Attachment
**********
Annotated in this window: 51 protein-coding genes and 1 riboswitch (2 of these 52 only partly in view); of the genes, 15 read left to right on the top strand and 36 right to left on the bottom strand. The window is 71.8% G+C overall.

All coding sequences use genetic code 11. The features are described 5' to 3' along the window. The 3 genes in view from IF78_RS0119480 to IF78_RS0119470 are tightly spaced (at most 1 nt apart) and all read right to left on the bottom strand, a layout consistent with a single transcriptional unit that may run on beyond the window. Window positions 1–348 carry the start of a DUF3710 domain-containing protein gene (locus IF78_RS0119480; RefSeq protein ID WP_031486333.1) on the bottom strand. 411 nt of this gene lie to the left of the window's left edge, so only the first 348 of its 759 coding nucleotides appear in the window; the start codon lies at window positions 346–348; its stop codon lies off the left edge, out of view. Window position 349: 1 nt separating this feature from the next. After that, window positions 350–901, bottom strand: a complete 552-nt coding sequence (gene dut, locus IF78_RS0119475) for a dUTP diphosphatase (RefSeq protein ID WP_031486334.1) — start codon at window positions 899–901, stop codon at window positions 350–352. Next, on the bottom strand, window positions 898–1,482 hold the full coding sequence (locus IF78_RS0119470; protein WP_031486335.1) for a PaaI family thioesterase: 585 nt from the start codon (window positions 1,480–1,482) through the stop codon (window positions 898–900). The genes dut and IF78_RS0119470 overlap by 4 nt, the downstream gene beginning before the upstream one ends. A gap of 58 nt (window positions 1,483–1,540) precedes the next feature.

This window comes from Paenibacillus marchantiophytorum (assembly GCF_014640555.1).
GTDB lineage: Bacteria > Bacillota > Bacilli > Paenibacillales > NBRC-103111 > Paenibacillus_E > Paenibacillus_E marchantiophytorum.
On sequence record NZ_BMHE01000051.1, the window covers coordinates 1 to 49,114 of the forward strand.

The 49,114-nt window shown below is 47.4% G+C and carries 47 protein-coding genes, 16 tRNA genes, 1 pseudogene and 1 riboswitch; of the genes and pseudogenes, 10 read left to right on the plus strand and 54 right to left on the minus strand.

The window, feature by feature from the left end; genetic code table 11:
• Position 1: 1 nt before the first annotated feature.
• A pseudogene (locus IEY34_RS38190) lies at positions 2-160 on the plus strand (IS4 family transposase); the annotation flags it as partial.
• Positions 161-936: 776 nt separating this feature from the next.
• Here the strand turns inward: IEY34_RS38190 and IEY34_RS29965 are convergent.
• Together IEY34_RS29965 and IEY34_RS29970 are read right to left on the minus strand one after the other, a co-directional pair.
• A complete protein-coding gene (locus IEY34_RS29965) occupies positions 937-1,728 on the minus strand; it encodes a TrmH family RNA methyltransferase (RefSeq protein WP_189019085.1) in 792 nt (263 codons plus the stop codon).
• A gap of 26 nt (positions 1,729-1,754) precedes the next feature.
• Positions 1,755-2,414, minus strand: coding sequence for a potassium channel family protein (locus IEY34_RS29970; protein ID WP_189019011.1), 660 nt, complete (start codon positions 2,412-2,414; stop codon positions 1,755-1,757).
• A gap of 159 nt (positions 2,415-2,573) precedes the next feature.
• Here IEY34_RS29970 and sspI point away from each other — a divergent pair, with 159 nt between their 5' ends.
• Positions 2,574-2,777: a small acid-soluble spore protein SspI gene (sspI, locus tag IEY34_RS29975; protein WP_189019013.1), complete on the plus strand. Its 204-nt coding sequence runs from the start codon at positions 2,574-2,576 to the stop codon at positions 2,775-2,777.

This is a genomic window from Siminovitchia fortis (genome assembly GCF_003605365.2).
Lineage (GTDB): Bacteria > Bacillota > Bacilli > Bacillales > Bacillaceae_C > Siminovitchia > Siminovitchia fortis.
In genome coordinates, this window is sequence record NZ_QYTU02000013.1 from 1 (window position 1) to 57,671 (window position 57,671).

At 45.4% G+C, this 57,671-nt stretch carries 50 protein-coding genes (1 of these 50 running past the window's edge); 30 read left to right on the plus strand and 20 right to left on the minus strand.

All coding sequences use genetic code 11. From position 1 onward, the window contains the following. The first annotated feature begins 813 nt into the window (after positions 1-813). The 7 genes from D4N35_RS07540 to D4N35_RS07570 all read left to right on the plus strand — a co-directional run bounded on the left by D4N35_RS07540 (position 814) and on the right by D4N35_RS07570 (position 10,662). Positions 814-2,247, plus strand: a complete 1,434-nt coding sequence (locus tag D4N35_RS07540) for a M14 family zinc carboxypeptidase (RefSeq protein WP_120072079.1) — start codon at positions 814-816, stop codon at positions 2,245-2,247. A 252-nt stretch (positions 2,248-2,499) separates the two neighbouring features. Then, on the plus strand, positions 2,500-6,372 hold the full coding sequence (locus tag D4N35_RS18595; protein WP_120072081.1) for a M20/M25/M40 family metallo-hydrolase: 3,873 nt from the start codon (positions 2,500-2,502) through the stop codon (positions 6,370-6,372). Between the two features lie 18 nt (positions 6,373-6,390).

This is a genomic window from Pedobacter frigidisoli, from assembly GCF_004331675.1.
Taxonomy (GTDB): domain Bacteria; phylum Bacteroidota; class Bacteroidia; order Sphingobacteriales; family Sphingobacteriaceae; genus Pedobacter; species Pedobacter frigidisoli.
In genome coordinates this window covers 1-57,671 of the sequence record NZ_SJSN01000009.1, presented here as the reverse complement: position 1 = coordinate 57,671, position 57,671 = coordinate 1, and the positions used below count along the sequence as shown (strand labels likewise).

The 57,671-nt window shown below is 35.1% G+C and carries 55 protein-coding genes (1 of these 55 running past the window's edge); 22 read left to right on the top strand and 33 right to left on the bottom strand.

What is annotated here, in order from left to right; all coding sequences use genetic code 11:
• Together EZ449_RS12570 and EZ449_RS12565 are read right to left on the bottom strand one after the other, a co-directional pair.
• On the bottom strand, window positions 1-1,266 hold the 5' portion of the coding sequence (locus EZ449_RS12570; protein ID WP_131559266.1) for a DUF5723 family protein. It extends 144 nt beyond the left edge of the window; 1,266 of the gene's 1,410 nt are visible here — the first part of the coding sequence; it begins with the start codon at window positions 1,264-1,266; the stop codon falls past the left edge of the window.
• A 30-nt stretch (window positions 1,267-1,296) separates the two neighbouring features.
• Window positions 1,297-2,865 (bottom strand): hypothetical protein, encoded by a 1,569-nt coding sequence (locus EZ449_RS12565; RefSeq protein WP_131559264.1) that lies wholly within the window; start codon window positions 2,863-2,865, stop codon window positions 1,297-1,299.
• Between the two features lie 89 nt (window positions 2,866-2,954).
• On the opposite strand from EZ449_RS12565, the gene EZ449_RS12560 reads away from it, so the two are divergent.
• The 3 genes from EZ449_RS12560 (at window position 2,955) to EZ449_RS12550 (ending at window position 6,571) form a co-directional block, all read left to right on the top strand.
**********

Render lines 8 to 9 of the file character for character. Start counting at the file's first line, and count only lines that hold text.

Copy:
• Position 1: 1 nt before the first annotated feature.
• A pseudogene (locus IEY34_RS38190) lies at positions 2-160 on the plus strand (IS4 family transposase); the annotation flags it as partial.